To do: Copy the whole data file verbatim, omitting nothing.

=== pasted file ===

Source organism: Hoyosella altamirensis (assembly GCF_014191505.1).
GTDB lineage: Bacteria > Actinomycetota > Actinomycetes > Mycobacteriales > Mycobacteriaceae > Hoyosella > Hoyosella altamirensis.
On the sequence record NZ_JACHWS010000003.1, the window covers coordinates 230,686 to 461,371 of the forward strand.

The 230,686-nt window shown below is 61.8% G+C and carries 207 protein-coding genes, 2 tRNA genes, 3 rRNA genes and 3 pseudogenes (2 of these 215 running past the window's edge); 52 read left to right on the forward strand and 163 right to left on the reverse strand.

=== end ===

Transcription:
Source organism: Hoyosella altamirensis (assembly GCF_014191505.1).
GTDB lineage: Bacteria > Actinomycetota > Actinomycetes > Mycobacteriales > Mycobacteriaceae > Hoyosella > Hoyosella altamirensis.
On the sequence record NZ_JACHWS010000003.1, the window covers coordinates 230,686 to 461,371 of the forward strand.

The 230,686-nt window shown below is 61.8% G+C and carries 207 protein-coding genes, 2 tRNA genes, 3 rRNA genes and 3 pseudogenes (2 of these 215 running past the window's edge); 52 read left to right on the forward strand and 163 right to left on the reverse strand.